If you want to understand more about how HP can help with Change and Configuration management then take a look at our Service Manager product.  To be able to plan change effectively you need good, up to date configuration information regarding the CIs (configuration Items) and how they relate to each other and support IT Services. That's not something you can maintain manually - at least not cost effectively - so some automated discovery is essential - and we can help there with our discovery (DDM) and UCMDB technologies.

What Customers are saying about SiteScope 10.1

Last week I returned from a series of customer meetings on the east coast. During my trip, I met several advanced SiteScope customers, listened to their concerns and showed them what is coming up in the next SiteScope release.


One of the customers I visited is a large services firm, which has adopted SiteScope extensively, replacing a monitoring product from another vendor. Their monitoring needs are constantly growing and SiteScope helps them adjust quickly.


Here are some details about their environment:



  • They monitor about 4000 servers with various OS – Windows, Solaris, Suse Enterprise Linux and AIX.

  • They have about 40 SiteScope servers installed and they are planning to add more soon.

  • Most of their applications are web based, running on IBM WebSphere and Oracle DB. They use URL sequence monitors, WebSphere AppServer monitor and the various OS monitors extensively. For monitoring their custom applications, they use Log File monitors. They also use some of the packaged solution templates such as Exchange.

  • They have integrated SiteScope with a 3rd party event management system (NetCool). They use SNMP based alerts to send all SiteScope events into NetCool. They have customized SiteScope alert templates such that each responsible team will get actionable information when an alert is received (they have about 25 custom alert templates). They see alerts as one of the most valuable and powerful features in the product as they can tailor the alerts to their specific needs and manage them centrally using smart filters.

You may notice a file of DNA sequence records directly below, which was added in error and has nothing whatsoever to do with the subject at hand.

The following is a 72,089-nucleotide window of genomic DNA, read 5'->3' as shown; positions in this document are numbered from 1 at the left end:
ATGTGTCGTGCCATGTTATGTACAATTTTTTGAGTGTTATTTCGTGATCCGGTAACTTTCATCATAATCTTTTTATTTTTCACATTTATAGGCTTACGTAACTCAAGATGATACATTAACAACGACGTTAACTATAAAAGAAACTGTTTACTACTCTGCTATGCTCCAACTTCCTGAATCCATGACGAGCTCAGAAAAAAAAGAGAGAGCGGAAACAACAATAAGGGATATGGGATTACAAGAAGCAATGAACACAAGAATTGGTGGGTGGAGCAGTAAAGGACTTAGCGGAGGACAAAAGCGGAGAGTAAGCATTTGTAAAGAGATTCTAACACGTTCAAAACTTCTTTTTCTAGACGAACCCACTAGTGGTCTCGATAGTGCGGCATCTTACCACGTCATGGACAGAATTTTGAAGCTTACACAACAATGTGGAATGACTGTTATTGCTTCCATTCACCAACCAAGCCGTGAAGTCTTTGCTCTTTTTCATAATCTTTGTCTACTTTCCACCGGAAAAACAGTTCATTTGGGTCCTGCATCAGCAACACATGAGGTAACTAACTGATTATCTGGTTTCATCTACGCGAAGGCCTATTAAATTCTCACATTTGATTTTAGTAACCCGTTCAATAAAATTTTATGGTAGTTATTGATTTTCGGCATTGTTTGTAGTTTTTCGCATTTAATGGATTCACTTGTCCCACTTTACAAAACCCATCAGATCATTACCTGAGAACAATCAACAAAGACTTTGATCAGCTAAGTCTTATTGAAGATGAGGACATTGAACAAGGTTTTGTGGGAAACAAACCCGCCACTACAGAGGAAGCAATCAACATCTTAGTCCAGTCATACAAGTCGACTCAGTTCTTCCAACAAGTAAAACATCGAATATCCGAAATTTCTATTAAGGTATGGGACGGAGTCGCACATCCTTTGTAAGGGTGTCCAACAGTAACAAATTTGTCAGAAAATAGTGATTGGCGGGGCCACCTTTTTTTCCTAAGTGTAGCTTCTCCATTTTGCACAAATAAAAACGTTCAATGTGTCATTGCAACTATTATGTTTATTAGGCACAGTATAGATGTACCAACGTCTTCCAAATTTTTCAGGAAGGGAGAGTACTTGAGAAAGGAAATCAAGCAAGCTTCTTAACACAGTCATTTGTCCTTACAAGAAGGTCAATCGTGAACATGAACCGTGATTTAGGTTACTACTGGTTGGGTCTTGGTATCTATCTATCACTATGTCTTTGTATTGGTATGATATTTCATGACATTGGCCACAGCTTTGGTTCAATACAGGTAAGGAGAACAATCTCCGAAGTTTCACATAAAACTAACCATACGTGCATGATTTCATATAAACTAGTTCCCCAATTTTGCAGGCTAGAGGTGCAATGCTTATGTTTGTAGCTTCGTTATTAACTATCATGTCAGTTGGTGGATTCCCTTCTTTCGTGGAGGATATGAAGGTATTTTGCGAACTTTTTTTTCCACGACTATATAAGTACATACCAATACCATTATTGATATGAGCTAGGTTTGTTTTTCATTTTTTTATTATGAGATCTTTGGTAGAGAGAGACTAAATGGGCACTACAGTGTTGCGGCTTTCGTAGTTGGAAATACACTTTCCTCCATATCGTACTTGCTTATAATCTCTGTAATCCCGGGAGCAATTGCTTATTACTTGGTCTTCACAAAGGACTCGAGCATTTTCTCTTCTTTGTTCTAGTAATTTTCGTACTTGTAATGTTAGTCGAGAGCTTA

• They run about 150 BPM transactions to monitor the end user performance of their applications from different locations around the world. They plan to upgrade to BAC 8.0 in the upcoming month.


They were thrilled to see the new Java Applet based UI technology that was introduced in SiteScope 10.0.




They had a list of usability enhancement requests; some of them have already been addressed in this new release (e.g. ability to sort threshold tables). This was their reaction: “SiteScope is great but the UI made it a B class product. Now you have an A class product”.


We’ve also done a couple of improvements in the template deployment area which made them smile - the ability to mass-deploy templates using a simple CSV file and the ability to skip the verification stage. Both are a huge win for them as they use templates extensively and the verification process might take a few minutes for each server in some of their remote data centers. With 10.1 they will be able to deploy hundreds of new monitors with a single CSV file, without having to wait.


Another area that caught their attention was the improved capacity and the new sever statistics screens. In an environment like theirs, a capacity improvement has direct cost implications. The capacity improvement is accompanied by a new sizing calculator and new screens that provide more visibility into the server performance. This will help them leverage their current investment and get more “bang for the buck”.